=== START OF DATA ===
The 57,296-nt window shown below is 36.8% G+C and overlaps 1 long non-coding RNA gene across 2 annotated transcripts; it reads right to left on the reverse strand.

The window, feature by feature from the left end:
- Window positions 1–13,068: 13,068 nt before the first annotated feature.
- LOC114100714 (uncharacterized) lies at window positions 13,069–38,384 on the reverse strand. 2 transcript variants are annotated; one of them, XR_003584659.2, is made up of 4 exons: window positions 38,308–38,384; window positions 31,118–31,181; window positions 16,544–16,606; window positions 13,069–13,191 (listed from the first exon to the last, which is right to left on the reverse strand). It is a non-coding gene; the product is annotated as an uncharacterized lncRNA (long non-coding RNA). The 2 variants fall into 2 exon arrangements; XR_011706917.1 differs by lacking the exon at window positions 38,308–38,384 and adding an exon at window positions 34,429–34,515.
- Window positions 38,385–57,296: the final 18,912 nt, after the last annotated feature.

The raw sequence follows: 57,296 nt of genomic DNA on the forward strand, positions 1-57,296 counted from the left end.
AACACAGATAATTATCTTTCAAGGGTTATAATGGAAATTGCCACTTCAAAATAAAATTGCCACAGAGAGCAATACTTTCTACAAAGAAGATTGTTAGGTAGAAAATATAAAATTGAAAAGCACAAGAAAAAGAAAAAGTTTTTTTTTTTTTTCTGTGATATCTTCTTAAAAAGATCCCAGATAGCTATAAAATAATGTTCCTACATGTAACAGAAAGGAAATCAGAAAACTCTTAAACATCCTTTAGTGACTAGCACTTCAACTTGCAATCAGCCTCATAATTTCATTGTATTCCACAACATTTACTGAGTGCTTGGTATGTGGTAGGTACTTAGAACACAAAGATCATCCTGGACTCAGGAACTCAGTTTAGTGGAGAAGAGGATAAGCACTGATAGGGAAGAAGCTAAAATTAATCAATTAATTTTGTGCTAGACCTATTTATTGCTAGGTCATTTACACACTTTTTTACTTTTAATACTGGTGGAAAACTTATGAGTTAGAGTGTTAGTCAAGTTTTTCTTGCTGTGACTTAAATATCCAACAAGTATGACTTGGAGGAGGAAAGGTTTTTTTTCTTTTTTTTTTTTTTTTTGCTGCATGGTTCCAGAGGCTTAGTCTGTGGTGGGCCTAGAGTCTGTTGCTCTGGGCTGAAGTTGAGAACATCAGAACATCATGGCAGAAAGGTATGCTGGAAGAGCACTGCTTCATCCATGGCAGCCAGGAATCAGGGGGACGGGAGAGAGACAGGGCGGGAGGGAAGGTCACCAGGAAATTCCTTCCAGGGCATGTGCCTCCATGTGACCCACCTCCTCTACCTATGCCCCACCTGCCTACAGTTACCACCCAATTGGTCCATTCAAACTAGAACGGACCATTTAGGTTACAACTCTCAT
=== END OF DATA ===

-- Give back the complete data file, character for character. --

The 57,296-nt window shown below is 36.8% G+C and overlaps 1 long non-coding RNA gene across 2 annotated transcripts; it reads right to left on the reverse strand.

The window, feature by feature from the left end:
- Window positions 1–13,068: 13,068 nt before the first annotated feature.
- LOC114100714 (uncharacterized) lies at window positions 13,069–38,384 on the reverse strand. 2 transcript variants are annotated; one of them, XR_003584659.2, is made up of 4 exons: window positions 38,308–38,384; window positions 31,118–31,181; window positions 16,544–16,606; window positions 13,069–13,191 (listed from the first exon to the last, which is right to left on the reverse strand). It is a non-coding gene; the product is annotated as an uncharacterized lncRNA (long non-coding RNA). The 2 variants fall into 2 exon arrangements; XR_011706917.1 differs by lacking the exon at window positions 38,308–38,384 and adding an exon at window positions 34,429–34,515.
- Window positions 38,385–57,296: the final 18,912 nt, after the last annotated feature.

The raw sequence follows: 57,296 nt of genomic DNA on the forward strand, positions 1-57,296 counted from the left end.
AACACAGATAATTATCTTTCAAGGGTTATAATGGAAATTGCCACTTCAAAATAAAATTGCCACAGAGAGCAATACTTTCTACAAAGAAGATTGTTAGGTAGAAAATATAAAATTGAAAAGCACAAGAAAAAGAAAAAGTTTTTTTTTTTTTTCTGTGATATCTTCTTAAAAAGATCCCAGATAGCTATAAAATAATGTTCCTACATGTAACAGAAAGGAAATCAGAAAACTCTTAAACATCCTTTAGTGACTAGCACTTCAACTTGCAATCAGCCTCATAATTTCATTGTATTCCACAACATTTACTGAGTGCTTGGTATGTGGTAGGTACTTAGAACACAAAGATCATCCTGGACTCAGGAACTCAGTTTAGTGGAGAAGAGGATAAGCACTGATAGGGAAGAAGCTAAAATTAATCAATTAATTTTGTGCTAGACCTATTTATTGCTAGGTCATTTACACACTTTTTTACTTTTAATACTGGTGGAAAACTTATGAGTTAGAGTGTTAGTCAAGTTTTTCTTGCTGTGACTTAAATATCCAACAAGTATGACTTGGAGGAGGAAAGGTTTTTTTTCTTTTTTTTTTTTTTTTTGCTGCATGGTTCCAGAGGCTTAGTCTGTGGTGGGCCTAGAGTCTGTTGCTCTGGGCTGAAGTTGAGAACATCAGAACATCATGGCAGAAAGGTATGCTGGAAGAGCACTGCTTCATCCATGGCAGCCAGGAATCAGGGGGACGGGAGAGAGACAGGGCGGGAGGGAAGGTCACCAGGAAATTCCTTCCAGGGCATGTGCCTCCATGTGACCCACCTCCTCTACCTATGCCCCACCTGCCTACAGTTACCACCCAATTGGTCCATTCAAACTAGAACGGACCATTTAGGTTACAACTCTCAT